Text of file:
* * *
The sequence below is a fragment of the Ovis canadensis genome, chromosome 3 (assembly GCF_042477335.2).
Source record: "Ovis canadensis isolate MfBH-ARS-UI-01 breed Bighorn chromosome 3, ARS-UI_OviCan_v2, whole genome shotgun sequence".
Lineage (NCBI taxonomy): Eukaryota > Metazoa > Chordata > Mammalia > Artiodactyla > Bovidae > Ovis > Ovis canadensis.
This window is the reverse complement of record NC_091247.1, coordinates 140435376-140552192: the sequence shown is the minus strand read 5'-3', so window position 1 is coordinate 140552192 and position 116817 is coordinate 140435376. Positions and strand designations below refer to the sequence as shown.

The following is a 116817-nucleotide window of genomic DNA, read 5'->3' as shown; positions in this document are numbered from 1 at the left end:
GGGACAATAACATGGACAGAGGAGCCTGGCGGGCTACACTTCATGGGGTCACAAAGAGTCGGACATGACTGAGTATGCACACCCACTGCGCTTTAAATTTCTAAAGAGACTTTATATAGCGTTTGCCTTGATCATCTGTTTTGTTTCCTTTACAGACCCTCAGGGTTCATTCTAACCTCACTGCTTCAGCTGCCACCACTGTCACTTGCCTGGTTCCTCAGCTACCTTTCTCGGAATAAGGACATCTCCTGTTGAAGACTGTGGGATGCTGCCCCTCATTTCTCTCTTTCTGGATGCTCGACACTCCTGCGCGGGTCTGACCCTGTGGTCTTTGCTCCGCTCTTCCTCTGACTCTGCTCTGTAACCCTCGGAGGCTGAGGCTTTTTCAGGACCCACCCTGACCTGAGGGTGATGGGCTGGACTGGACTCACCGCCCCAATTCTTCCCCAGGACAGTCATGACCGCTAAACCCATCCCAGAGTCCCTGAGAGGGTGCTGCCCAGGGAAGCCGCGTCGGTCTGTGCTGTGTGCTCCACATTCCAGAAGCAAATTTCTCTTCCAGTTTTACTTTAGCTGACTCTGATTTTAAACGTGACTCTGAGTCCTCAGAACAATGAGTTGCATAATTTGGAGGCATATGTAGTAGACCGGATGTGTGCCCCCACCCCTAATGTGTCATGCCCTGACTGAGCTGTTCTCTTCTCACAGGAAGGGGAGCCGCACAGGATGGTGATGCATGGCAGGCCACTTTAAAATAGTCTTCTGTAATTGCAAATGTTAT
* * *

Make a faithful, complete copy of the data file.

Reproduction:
The sequence below is a fragment of the Ovis canadensis genome, chromosome 3 (assembly GCF_042477335.2).
Source record: "Ovis canadensis isolate MfBH-ARS-UI-01 breed Bighorn chromosome 3, ARS-UI_OviCan_v2, whole genome shotgun sequence".
Lineage (NCBI taxonomy): Eukaryota > Metazoa > Chordata > Mammalia > Artiodactyla > Bovidae > Ovis > Ovis canadensis.
This window is the reverse complement of record NC_091247.1, coordinates 140435376-140552192: the sequence shown is the minus strand read 5'-3', so window position 1 is coordinate 140552192 and position 116817 is coordinate 140435376. Positions and strand designations below refer to the sequence as shown.

The following is a 116817-nucleotide window of genomic DNA, read 5'->3' as shown; positions in this document are numbered from 1 at the left end:
GGGACAATAACATGGACAGAGGAGCCTGGCGGGCTACACTTCATGGGGTCACAAAGAGTCGGACATGACTGAGTATGCACACCCACTGCGCTTTAAATTTCTAAAGAGACTTTATATAGCGTTTGCCTTGATCATCTGTTTTGTTTCCTTTACAGACCCTCAGGGTTCATTCTAACCTCACTGCTTCAGCTGCCACCACTGTCACTTGCCTGGTTCCTCAGCTACCTTTCTCGGAATAAGGACATCTCCTGTTGAAGACTGTGGGATGCTGCCCCTCATTTCTCTCTTTCTGGATGCTCGACACTCCTGCGCGGGTCTGACCCTGTGGTCTTTGCTCCGCTCTTCCTCTGACTCTGCTCTGTAACCCTCGGAGGCTGAGGCTTTTTCAGGACCCACCCTGACCTGAGGGTGATGGGCTGGACTGGACTCACCGCCCCAATTCTTCCCCAGGACAGTCATGACCGCTAAACCCATCCCAGAGTCCCTGAGAGGGTGCTGCCCAGGGAAGCCGCGTCGGTCTGTGCTGTGTGCTCCACATTCCAGAAGCAAATTTCTCTTCCAGTTTTACTTTAGCTGACTCTGATTTTAAACGTGACTCTGAGTCCTCAGAACAATGAGTTGCATAATTTGGAGGCATATGTAGTAGACCGGATGTGTGCCCCCACCCCTAATGTGTCATGCCCTGACTGAGCTGTTCTCTTCTCACAGGAAGGGGAGCCGCACAGGATGGTGATGCATGGCAGGCCACTTTAAAATAGTCTTCTGTAATTGCAAATGTTAT